The Intelligence Oversight Board feels very strongly that the current process should not be perpetuated in the Presidential standards. Under the Executive Order, the members of the SCC, when meeting for the purpose of considering sensitive collection proposals, are the Secretary of State, the Secretary of Defense and the Attorney General, as well as the President’s Assistant for National Security Affairs and the DCI. We believe that the potential for embarrassment to the United States and the other considerations that determine the sensitivity of certain collection operations require the considered judgment and approval of the President’s senior advisers on foreign policy, national security and law. The DCI, and to a lesser extent, the President’s Assistant for National Security Affairs are expected to act as advocates for collection activities that they perceive as necessary to meet the Nation’s needs for reliable foreign intelligence. The responsibilities assigned to each generate institutional pressures to undertake collection activities. In order to assure that factors other than the need for foreign intelligence are given full and careful consideration, proposals for sensitive collection operations should be presented to and approved by the SCC.

The specific issues that should be decided by the SCC are as follows:

1. Determination of Which Collection Operations Qualify as Sensitive: There is general agreement that the DCI’s discretion to report proposals for collection operations should be guided by general considerations tending to define sensitive operations. The State Department and the CIA disagree, however, on whether the Presidential standards should also include specific designations of types of proposed operations that are inherently sensitive and should always be reported. (One commonly cited example is an operation in which a head of state is a target or source.)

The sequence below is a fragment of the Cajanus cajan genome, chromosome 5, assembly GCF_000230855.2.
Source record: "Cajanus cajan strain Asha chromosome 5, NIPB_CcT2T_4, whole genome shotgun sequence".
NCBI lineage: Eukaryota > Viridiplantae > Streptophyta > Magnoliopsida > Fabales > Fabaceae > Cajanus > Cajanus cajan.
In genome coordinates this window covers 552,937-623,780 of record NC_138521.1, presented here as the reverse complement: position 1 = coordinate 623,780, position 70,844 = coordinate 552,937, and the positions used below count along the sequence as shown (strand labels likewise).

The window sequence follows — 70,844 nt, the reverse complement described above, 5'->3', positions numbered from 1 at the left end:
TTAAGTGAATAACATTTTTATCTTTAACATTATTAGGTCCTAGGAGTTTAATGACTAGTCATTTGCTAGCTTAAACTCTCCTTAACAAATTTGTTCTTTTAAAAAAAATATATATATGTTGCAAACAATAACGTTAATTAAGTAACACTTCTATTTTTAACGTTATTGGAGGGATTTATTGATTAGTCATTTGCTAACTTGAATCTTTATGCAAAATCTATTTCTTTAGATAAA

The Board believes that the DCI’s discretion should be guided both by carefully defined criteria that will always require a report and by factors to be considered in determining whether to report operations not covered by the mandatory reporting criteria. In the staff discussions, [Page 424] the issue of mandatory reporting criteria has received more attention than is warranted, possibly because of a belief that such criteria imply a lack of faith in the judgment of the official responsible for reporting. We believe that the issue should be resolved in terms of the best method for structuring the decision-making process rather than in terms of the personalities currently involved in that process. Mandatory reporting criteria give some precision to an otherwise imprecise process and should therefore be included.